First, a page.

Leading product at Twitter and accepting investments at Square? Business seems a breeze for Jack Dorsey.
The serial entrepreneur’s newest startup, electronic payments service Square, announced Wednesday that it has received an unspecified investment from Visa. As part of the deal, an unnamed Visa executive now sits on Square’s advisory board.
The two-year-old company this past January raised a $27.5 million Series B round led by Sequoia Capital at a $240 million valuation. Khosla Ventures led Square’s $10 million Series A in 2009, which valued the startup at $45 million.
For the uninitiated, Square makes a little white accessory for iPhone, iPad and Android and gives it out to businesses for free. After downloading the free Square app, those businesses can start accepting credit card payments (Visa, Mastercard, American Express and Discover) right from their mobile device, wherever they might be. Individuals can also purchase the Square card reader from the Apple Store for just $10.
Square takes 2.75 percent from every transaction. A couple months ago, the company said it was processing one million payments per day. I’ve reached out to the company to see if payments are still running in that range. There’s no telling what the average transaction sale is, but even at the most comfortably low estimate, Square should still be taking in tens of millions of dollars each month.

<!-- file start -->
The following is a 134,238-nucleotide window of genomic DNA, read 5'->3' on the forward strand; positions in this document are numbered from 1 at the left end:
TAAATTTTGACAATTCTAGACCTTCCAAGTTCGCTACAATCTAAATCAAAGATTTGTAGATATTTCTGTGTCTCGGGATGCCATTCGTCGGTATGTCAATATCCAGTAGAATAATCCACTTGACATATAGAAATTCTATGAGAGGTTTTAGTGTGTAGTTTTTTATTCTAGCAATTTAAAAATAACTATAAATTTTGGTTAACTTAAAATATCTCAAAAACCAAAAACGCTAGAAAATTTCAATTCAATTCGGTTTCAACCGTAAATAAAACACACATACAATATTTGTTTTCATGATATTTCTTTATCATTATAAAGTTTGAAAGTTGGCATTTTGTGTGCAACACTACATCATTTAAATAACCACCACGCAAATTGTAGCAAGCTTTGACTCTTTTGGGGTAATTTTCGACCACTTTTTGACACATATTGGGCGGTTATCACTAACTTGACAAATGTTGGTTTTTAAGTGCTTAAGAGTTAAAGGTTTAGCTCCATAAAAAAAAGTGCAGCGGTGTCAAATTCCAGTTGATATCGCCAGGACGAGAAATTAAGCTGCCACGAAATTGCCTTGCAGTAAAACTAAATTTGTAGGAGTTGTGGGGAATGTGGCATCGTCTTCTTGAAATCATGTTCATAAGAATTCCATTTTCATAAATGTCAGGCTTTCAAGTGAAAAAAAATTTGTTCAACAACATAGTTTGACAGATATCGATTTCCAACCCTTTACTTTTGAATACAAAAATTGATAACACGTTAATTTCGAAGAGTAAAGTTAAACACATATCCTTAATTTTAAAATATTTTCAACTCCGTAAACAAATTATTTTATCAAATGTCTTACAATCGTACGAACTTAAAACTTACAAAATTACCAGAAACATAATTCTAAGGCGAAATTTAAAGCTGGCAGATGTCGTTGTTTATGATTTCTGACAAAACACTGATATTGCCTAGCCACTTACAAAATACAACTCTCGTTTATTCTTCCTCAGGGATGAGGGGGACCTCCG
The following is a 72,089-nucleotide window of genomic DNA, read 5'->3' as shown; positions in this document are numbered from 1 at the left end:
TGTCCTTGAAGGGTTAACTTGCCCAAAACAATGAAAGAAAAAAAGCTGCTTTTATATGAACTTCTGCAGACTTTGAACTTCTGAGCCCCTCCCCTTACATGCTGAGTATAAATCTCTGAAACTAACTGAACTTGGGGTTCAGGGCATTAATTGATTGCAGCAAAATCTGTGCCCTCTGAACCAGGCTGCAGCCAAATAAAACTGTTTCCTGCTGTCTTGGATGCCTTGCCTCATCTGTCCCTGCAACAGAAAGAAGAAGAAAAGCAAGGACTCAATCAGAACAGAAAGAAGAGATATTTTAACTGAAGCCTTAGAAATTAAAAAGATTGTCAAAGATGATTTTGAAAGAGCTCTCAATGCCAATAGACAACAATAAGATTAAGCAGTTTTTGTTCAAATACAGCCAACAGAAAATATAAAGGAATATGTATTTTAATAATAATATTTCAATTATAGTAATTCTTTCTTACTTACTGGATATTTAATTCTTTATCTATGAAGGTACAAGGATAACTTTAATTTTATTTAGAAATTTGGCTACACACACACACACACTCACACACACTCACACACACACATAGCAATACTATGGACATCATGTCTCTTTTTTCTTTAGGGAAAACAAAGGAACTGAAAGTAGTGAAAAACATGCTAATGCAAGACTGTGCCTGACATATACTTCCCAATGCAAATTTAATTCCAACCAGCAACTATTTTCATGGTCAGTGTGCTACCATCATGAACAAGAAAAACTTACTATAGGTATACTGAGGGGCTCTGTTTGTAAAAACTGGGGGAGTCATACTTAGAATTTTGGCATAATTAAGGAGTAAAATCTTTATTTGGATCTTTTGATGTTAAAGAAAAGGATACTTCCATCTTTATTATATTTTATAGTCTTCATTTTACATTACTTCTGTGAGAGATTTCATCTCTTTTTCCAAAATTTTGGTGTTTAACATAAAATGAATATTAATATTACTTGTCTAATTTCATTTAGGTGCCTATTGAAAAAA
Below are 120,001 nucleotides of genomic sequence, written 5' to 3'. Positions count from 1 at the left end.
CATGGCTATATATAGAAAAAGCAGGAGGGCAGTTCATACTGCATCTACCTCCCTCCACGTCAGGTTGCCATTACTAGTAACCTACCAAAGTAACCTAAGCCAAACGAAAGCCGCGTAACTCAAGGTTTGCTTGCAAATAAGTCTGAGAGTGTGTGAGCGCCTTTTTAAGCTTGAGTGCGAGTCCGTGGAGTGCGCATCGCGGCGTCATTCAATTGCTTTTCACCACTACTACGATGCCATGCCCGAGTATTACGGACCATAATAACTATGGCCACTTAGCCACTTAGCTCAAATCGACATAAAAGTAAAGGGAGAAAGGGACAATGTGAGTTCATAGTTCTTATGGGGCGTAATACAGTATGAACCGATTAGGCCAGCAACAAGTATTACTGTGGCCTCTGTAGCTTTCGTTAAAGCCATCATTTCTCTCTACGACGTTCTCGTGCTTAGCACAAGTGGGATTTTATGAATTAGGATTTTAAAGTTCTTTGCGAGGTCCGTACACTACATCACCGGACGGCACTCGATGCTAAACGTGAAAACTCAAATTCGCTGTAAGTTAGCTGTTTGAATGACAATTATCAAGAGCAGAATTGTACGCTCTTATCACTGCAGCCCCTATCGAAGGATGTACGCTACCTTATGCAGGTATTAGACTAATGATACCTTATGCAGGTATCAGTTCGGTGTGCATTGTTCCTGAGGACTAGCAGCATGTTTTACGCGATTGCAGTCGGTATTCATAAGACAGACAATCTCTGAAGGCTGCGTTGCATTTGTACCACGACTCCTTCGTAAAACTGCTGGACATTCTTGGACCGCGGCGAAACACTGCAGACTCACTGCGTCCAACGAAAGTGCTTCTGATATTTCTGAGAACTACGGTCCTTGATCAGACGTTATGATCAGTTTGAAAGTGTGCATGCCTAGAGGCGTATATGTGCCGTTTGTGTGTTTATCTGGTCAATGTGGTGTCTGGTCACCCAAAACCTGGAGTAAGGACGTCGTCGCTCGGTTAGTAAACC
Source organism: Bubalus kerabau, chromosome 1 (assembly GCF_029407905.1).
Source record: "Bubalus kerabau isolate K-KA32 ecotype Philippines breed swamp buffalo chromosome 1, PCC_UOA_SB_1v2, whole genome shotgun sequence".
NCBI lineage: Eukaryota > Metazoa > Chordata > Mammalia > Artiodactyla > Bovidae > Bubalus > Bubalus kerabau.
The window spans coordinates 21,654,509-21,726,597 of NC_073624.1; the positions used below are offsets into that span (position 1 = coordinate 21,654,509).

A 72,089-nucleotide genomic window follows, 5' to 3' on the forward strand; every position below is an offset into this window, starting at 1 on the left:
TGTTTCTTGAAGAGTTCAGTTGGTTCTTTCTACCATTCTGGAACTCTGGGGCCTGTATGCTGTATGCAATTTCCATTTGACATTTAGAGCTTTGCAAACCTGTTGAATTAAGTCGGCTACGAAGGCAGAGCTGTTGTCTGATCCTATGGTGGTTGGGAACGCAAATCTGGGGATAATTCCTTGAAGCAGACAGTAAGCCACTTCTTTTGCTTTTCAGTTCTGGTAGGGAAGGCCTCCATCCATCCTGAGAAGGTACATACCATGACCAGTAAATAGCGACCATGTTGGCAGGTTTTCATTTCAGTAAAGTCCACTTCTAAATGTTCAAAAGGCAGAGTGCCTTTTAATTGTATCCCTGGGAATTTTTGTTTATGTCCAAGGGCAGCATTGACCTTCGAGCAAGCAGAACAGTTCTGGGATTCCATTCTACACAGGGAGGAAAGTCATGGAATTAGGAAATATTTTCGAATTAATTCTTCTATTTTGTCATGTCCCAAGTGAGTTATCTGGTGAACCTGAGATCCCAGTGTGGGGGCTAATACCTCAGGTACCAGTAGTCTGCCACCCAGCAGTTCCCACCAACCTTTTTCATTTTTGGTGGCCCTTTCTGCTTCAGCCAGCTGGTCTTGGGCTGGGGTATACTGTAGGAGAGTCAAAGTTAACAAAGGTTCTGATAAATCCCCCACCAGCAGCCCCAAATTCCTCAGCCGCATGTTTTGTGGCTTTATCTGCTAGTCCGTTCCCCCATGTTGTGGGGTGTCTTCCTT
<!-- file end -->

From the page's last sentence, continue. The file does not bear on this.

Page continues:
Investing in Square is a smart move, Visa believes, exactly because it sees and understands that mobile devices are fundamentally altering the way payments are done. Not only that, but Square is opening up the world of credit card payments to tons of smaller merchants that previously couldn’t afford the time or money involved in setting up their point-of-sale to accept credit.
After tweeting the Visa investment news, Dorsey went on to say that Square now employs 117 people--and they’re still looking for new hires. Half of the 20 or so open positions are for software engineers in a wide range of specialties, along with a few others in accounting, design, human resources, operations and research.
(By the way, if you’re looking for a laugh, click through to some of those job postings. Somebody at Square--Jack?--either has a huge sense of humor or else just a serious affinity to style sense. Software engineers at Square are required to “exhibit a bevy of complex and well-wrought hair styles,” copywriters must have a “good haircut” and preferred business recruiters will have “cool shoes” and “good jokes.”)